In the US, cheap natural gas has come about through the rapid development of the fracking industry: “That is partly true. Natural gas prices were on downward trend already even before the growth of the fracking business. Anyhow, in the US, it depends where production is located as to whether the gas source would be fracking industry derived. We don’t anticipate using such a source for our new plant. Cargill is right now confirming the location of the site for that facility,” said Shaw.
Carbon Trust Report Findings:
"FeedKind protein is not currently in commercial production. This product footprint is based on data from a decommissioned facility, in Norway, that had a production capacity of approximately 10,000 tons per annum.
"Calysta will use both natural gas and electricity from the US National grid as the primary inputs to the fermentation process. The results of the product footprint analysis conclude that the final pelletized FeedKind protein product has the following product footprint:
Carbon: 5,819 kgCO2e/ton of product
Water: 18.982 m3/ton of product
Land Use: 33.99 m2/ton of product
"When FeedKind protein is produced with both biogas and renewable electricity it has a carbon footprint that is comparable to or better than many other feed sources. However, evaluating the environmental impact based on purely the carbon footprint does not provide a complete picture of the potential benefits of the product.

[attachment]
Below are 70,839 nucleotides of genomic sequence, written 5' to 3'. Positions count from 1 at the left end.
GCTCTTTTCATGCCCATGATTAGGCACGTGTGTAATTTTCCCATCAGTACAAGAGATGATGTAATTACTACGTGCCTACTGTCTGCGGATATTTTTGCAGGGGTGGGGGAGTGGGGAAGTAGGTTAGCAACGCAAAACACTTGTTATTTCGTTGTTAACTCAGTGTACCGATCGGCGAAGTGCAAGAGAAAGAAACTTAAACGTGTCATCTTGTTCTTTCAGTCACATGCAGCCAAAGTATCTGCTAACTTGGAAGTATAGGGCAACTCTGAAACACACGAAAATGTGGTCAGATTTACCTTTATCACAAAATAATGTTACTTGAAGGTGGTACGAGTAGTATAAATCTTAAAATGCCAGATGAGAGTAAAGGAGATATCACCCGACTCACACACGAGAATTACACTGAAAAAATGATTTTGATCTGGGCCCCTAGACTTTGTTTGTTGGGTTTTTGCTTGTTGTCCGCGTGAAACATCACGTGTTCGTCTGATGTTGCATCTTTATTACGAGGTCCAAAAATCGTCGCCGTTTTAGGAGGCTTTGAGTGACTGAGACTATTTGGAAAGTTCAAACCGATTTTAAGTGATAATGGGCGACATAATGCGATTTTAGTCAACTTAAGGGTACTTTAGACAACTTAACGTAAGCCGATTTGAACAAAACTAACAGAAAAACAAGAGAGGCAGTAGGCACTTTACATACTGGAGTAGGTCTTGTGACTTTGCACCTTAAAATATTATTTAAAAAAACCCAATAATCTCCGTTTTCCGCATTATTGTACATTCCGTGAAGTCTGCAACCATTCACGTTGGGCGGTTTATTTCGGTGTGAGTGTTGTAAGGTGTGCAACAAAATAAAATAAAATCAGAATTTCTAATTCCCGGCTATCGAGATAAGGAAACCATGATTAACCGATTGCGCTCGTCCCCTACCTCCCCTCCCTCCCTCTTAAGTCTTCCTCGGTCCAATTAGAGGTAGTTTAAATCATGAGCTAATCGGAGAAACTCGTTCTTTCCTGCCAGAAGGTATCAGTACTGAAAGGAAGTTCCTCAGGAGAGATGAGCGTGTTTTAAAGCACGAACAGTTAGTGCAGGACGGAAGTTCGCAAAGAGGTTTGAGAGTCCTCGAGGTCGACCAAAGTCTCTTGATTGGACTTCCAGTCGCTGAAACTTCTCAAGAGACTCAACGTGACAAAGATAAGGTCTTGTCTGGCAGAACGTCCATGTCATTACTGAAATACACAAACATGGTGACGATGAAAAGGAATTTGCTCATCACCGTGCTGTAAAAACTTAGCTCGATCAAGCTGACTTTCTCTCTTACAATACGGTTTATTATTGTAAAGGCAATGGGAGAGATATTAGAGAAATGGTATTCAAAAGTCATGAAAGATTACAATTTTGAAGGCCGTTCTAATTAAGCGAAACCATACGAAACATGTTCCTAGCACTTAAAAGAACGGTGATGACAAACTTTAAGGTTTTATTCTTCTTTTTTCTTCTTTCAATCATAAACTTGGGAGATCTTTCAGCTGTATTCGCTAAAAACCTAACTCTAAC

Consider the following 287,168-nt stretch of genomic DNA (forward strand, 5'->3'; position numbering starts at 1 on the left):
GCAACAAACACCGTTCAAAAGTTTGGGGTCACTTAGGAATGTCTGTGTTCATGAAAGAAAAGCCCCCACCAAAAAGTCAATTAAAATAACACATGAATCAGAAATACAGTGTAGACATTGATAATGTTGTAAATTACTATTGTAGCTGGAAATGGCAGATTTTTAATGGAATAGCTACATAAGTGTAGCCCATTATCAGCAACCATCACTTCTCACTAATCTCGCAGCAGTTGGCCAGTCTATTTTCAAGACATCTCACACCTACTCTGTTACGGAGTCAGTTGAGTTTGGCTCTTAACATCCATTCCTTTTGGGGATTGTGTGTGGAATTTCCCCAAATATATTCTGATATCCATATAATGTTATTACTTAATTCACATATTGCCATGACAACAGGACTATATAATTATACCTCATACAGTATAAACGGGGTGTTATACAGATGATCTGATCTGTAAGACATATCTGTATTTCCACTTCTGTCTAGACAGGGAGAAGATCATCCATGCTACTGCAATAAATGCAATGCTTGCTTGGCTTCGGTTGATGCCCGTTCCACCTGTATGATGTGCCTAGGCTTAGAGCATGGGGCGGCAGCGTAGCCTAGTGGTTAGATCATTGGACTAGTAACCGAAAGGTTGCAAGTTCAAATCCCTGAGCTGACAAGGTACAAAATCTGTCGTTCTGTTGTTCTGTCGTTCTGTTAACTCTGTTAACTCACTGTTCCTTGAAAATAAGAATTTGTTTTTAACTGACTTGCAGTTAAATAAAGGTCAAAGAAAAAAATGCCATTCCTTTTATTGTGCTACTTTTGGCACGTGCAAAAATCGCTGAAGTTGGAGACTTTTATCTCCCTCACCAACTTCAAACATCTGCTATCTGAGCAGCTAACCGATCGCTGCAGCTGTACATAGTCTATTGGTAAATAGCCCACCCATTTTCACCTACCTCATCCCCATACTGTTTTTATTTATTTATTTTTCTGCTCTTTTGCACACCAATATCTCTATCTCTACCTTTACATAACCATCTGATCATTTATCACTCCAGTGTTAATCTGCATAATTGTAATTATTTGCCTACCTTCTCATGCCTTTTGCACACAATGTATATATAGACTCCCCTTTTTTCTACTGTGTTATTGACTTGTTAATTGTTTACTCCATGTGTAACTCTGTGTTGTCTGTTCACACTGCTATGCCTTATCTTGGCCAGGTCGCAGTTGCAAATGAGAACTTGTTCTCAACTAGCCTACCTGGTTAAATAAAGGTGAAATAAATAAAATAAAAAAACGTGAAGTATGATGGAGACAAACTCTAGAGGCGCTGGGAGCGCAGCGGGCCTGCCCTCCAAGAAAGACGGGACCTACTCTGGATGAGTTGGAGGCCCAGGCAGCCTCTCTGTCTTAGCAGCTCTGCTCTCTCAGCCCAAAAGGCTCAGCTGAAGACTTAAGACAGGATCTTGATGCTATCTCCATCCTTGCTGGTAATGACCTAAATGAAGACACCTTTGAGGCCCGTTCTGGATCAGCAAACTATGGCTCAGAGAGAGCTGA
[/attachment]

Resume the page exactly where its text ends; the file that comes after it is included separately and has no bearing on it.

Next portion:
"FeedKind protein has minimal land use and water requirements compared to many terrestrial based fish feed ingredients. Compared on this basis, FeedKind protein offers a significant advantage as land and water will become more valuable assets in the future when meeting the challenge of feeding a growing population. Similarly as global fish stocks remain under severe pressure it is important to identify alternatives to fish meal.
"The protein content of the feed is one of the most important factors to evaluate when considering alternatives to conventional fish feed ingredients. As FeedKind protein has a high protein content, its carbon footprint per ton of protein can be comparable if not lower than many conventional fish feed ingredients, including fishmeal. However this is only when renewables are utilized in its production.
"Finally, the future development of carbon capture and storage technology would enable FeedKind protein to provide a truly sustainable fish feed by providing feed that has a negative carbon footprint."
Calysta is to open an R&D and market introduction facility in the UK for further development of the commercial production process for its protein. The facility is expected to open in early 2017.
In February, the US producer revealed it had generated $30m in Series C funding with Cargill, the Municipal Employee Retirement System (MERS) of Michigan and Old Westbury Global Real Assets Fund LLC.
Also participating were current investors Walden Riverwood Ventures, Aqua-Spark and Pangaea Ventures. In addition to the funding, Calysta said Cargill will collaborate with it in the North American manufacturing and global marketing of its protein.
The Carbon Trust report can be read here.